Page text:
People installing their new iPhones 7 today could find their favourite old apps, and any data they contain, will disappear without warning as part of Apple's program to clean up the App Store.
Apple this month embarked on a program to evaluate the more than 2 million apps in the App Store and kicking out apps that have been abandoned by app developers and not updated so that they are no longer compatible with recent operating system upgrades, crash as soon as they are opened or present other risks to iPhone users.
It is not clear how many apps will be removed from the App Store in the clean -up but it will likely to be in the tens of thousands or possibly hundreds of thousands. Those figures are educated guesses because Apple has not put a number on it.
According to analyst firm, Adjust, a quarter of apps in the app store have not been updated since November 2013. Another app analyst group Sensor Tower says more than 300,000 apps have not been updated in three years.
Removing the apps from the App Store does not remove them from your device. If you install iOS 10 operating system that was released this week, the apps will remain on your device.
But when you set up a new iPhone by installing a backup from the cloud, those apps which are no longer in the App Store will not install as part of the back up.
Certainly, most of the apps that will disappear from the App Store won't be missed. If that "make a fart sound" app you deleted years ago disappears from your iPhone, you probably won't notice.
But this issue came to our attention in the past week in the most obvious way: the two apps I use everyday have been kicked off the App Store and apparently have gone for good.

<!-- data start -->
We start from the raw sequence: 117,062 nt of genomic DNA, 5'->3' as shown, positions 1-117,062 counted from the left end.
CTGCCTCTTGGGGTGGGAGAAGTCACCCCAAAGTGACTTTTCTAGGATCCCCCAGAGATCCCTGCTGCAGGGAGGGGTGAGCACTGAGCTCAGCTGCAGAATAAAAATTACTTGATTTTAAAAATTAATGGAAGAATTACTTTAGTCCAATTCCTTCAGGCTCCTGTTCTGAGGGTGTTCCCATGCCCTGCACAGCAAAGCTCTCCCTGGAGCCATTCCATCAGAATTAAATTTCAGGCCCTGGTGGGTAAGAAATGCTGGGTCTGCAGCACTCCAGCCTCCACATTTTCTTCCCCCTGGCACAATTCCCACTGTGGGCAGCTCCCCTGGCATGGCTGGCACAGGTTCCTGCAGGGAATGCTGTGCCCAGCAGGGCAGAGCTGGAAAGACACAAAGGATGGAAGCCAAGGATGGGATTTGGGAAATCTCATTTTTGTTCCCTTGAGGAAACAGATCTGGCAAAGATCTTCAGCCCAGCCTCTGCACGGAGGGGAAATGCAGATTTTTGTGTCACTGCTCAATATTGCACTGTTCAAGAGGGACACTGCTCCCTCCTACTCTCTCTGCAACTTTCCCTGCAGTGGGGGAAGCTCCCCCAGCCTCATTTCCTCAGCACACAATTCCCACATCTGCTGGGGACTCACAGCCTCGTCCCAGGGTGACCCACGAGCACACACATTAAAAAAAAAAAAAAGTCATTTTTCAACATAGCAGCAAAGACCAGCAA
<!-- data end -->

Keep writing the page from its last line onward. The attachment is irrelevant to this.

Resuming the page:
As a keen runner, I have logged every run I've done in the past eight years in an app called Pace, so that I have a record of pace, distance, time and the number of kilometres I've run in every pair of shoes.
The app was very limited in functionality but was still perfectly functional for me. Because it was so old and so limited, the data was not kept in a cloud service. You could export the data from it, which I did recently as a backup, but the export was corrupted.
The app has gone and my data has apparently gone with it. I have approached Apple to see what people can do in this situation but so far there is no solution that works for me.
It is understandable why Apple removed Pace from its App Store. The app had not been updated in about five years. The website offering support for the app no longer exist. And when I tracked down the maker of the app through social media, he did not respond to questions about what the users of his app should do with their years of data to keep the record going.
The other app that disappeared from the App Store that I used daily was FlickStackr, a once very popular app created by a Canadian photographer and app developer Carlos Mejia and his wife.
Mejia detailed how his app was removed from the App Store.
"I got an email from Apple stating in a very legal non-personal way that our developer account had been terminated because we had broken the agreements," he says.
"Which part? Why? It didn't say. I called in to support. The response `it's all in the email'. No details. And we're in the doghouse for one year. Apps are gone. Sales reports. Stats. All gone. No appeals."
"I thought to launch it again, but then some of the favourite features will be gone, and the truth is that I don't have time. And we will only sell a few per month. Not worth it anymore."
What can you do about it if you think your favourite app is about to get the boot?
Before you get rid of your old iPhone, consider which apps you use frequently and, particularly, those that contain data you don't want to lose. Check to see if they are still in the App Store.
If they are not in the App Store, back-up any data they contain in any way you can, and see if you can find an alternative app that will suit your needs.
Apple cleaning up its app store is a good thing, because it means that there will be fewer apps that crash as soon as you open them or have other failings because the app developer has left them to die.
But even good things can have unfortunate consequences.